Visual content has begun to dominate much of the internet. An estimated 79% of internet traffic by volume will be video by the end of 2018 and 84% of communications is expected to include rich media visuals of at least one type. Image SEO has risen to a prominent position in marketing.
Even with regards to content comprised largely of text–posts that include images see 650% higher engagement rates than that which is text only which contributes toward a good bounce rate.
Images clearly have the power to drive traffic and engagement to and through your site. They can boost your SEO and ability to be found on the search engines.
Not only do images help the overall SEO of your website, but they also can be optimized themselves. With customers demonstrating an increasing preference for visual content, people also look for images on the SERP. Understanding image SEO and how to make your images more prominent on image-centric searches can also drive more people to your website to engage with your brand.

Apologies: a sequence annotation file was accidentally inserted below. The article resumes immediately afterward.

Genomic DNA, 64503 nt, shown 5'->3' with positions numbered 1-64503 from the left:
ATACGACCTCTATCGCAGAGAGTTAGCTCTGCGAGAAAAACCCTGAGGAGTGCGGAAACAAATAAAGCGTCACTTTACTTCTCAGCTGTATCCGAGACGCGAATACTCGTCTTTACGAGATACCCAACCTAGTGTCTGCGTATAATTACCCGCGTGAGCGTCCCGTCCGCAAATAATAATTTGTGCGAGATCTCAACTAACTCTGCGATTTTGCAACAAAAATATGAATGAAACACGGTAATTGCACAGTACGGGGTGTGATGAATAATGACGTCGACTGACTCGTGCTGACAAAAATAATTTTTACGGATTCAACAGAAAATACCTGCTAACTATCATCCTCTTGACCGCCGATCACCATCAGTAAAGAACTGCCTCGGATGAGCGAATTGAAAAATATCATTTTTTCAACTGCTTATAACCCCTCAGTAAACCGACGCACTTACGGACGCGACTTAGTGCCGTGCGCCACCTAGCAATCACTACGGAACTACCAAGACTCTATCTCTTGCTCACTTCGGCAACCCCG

Google has recognized the value that image search and SEO has for site owners and has recently made adjustments to make tracking this SEO easier for brands. Here is what you need to know about Google’s updates and how to optimize your images.
Google’s updates and image SEO
Google recently announced that they would be updating the referral URL to make it easier for brands to determine how much of their traffic originates from images searches. This new URL will be https://images.google.com.
We live in an increasingly visual world. As already noted, customers respond well to visual content, including images and video. This preference is also likely to become stronger as customers begin to expect visual content coming from their preferred businesses.
Brands can take advantage of this trend by learning how to optimize their use of images for SEO. As they implement these changes, they can track their progress through the new URL.
Use keywords in your image names and alt-text
One of the best steps you can take for image SEO is also the simplest: give your images clear, keyword rich names and alt text. It can be tempting to avoid renaming images and leaving them with the line of letters and numbers automatically generated when you upload the image, but this neglects a valuable opportunity to let the search engines and prospective users know what the image contains.